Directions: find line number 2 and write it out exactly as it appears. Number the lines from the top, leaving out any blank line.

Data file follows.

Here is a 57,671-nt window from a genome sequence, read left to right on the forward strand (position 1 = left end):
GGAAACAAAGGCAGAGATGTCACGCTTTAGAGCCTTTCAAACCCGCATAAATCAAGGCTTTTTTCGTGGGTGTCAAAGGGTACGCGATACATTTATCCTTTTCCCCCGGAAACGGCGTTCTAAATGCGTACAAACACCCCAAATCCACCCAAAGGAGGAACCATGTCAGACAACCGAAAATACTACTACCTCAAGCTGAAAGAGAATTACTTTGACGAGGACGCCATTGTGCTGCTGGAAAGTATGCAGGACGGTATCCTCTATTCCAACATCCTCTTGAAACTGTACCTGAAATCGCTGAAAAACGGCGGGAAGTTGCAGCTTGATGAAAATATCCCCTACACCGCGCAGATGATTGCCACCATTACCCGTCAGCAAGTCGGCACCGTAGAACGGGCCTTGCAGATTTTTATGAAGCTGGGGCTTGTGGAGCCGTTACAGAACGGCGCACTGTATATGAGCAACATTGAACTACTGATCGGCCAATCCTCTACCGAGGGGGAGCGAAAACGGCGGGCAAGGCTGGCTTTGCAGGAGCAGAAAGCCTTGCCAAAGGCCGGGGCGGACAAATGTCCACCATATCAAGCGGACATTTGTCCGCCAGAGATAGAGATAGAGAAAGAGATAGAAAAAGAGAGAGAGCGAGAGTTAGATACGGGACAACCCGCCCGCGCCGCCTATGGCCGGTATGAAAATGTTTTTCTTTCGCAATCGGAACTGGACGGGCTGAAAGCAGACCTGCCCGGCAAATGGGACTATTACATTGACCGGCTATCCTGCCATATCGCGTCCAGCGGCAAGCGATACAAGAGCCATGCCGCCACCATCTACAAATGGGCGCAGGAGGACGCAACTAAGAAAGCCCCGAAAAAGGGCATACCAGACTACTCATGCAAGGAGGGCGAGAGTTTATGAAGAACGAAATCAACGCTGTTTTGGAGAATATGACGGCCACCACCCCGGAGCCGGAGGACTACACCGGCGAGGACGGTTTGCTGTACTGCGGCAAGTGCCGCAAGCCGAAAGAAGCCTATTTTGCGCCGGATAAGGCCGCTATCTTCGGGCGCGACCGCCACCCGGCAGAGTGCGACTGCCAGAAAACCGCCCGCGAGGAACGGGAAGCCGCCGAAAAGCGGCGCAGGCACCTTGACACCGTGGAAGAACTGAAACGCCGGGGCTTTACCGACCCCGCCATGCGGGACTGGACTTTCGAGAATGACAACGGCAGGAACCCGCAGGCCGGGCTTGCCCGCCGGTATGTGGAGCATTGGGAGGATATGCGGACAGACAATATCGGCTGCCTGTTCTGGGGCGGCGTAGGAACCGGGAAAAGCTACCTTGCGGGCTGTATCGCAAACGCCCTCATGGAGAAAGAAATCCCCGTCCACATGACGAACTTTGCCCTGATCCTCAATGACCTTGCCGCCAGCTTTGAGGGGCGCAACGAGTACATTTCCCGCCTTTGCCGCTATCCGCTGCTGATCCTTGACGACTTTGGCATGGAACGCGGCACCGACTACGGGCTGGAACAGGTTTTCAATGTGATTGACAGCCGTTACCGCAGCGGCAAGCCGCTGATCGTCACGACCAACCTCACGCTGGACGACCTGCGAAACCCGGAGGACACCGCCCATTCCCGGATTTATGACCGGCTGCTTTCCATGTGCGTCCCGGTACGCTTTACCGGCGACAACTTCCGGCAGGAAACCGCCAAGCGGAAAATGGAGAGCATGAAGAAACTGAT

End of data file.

GGAAACAAAGGCAGAGATGTCACGCTTTAGAGCCTTTCAAACCCGCATAAATCAAGGCTTTTTTCGTGGGTGTCAAAGGGTACGCGATACATTTATCCTTTTCCCCCGGAAACGGCGTTCTAAATGCGTACAAACACCCCAAATCCACCCAAAGGAGGAACCATGTCAGACAACCGAAAATACTACTACCTCAAGCTGAAAGAGAATTACTTTGACGAGGACGCCATTGTGCTGCTGGAAAGTATGCAGGACGGTATCCTCTATTCCAACATCCTCTTGAAACTGTACCTGAAATCGCTGAAAAACGGCGGGAAGTTGCAGCTTGATGAAAATATCCCCTACACCGCGCAGATGATTGCCACCATTACCCGTCAGCAAGTCGGCACCGTAGAACGGGCCTTGCAGATTTTTATGAAGCTGGGGCTTGTGGAGCCGTTACAGAACGGCGCACTGTATATGAGCAACATTGAACTACTGATCGGCCAATCCTCTACCGAGGGGGAGCGAAAACGGCGGGCAAGGCTGGCTTTGCAGGAGCAGAAAGCCTTGCCAAAGGCCGGGGCGGACAAATGTCCACCATATCAAGCGGACATTTGTCCGCCAGAGATAGAGATAGAGAAAGAGATAGAAAAAGAGAGAGAGCGAGAGTTAGATACGGGACAACCCGCCCGCGCCGCCTATGGCCGGTATGAAAATGTTTTTCTTTCGCAATCGGAACTGGACGGGCTGAAAGCAGACCTGCCCGGCAAATGGGACTATTACATTGACCGGCTATCCTGCCATATCGCGTCCAGCGGCAAGCGATACAAGAGCCATGCCGCCACCATCTACAAATGGGCGCAGGAGGACGCAACTAAGAAAGCCCCGAAAAAGGGCATACCAGACTACTCATGCAAGGAGGGCGAGAGTTTATGAAGAACGAAATCAACGCTGTTTTGGAGAATATGACGGCCACCACCCCGGAGCCGGAGGACTACACCGGCGAGGACGGTTTGCTGTACTGCGGCAAGTGCCGCAAGCCGAAAGAAGCCTATTTTGCGCCGGATAAGGCCGCTATCTTCGGGCGCGACCGCCACCCGGCAGAGTGCGACTGCCAGAAAACCGCCCGCGAGGAACGGGAAGCCGCCGAAAAGCGGCGCAGGCACCTTGACACCGTGGAAGAACTGAAACGCCGGGGCTTTACCGACCCCGCCATGCGGGACTGGACTTTCGAGAATGACAACGGCAGGAACCCGCAGGCCGGGCTTGCCCGCCGGTATGTGGAGCATTGGGAGGATATGCGGACAGACAATATCGGCTGCCTGTTCTGGGGCGGCGTAGGAACCGGGAAAAGCTACCTTGCGGGCTGTATCGCAAACGCCCTCATGGAGAAAGAAATCCCCGTCCACATGACGAACTTTGCCCTGATCCTCAATGACCTTGCCGCCAGCTTTGAGGGGCGCAACGAGTACATTTCCCGCCTTTGCCGCTATCCGCTGCTGATCCTTGACGACTTTGGCATGGAACGCGGCACCGACTACGGGCTGGAACAGGTTTTCAATGTGATTGACAGCCGTTACCGCAGCGGCAAGCCGCTGATCGTCACGACCAACCTCACGCTGGACGACCTGCGAAACCCGGAGGACACCGCCCATTCCCGGATTTATGACCGGCTGCTTTCCATGTGCGTCCCGGTACGCTTTACCGGCGACAACTTCCGGCAGGAAACCGCCAAGCGGAAAATGGAGAGCATGAAGAAACTGAT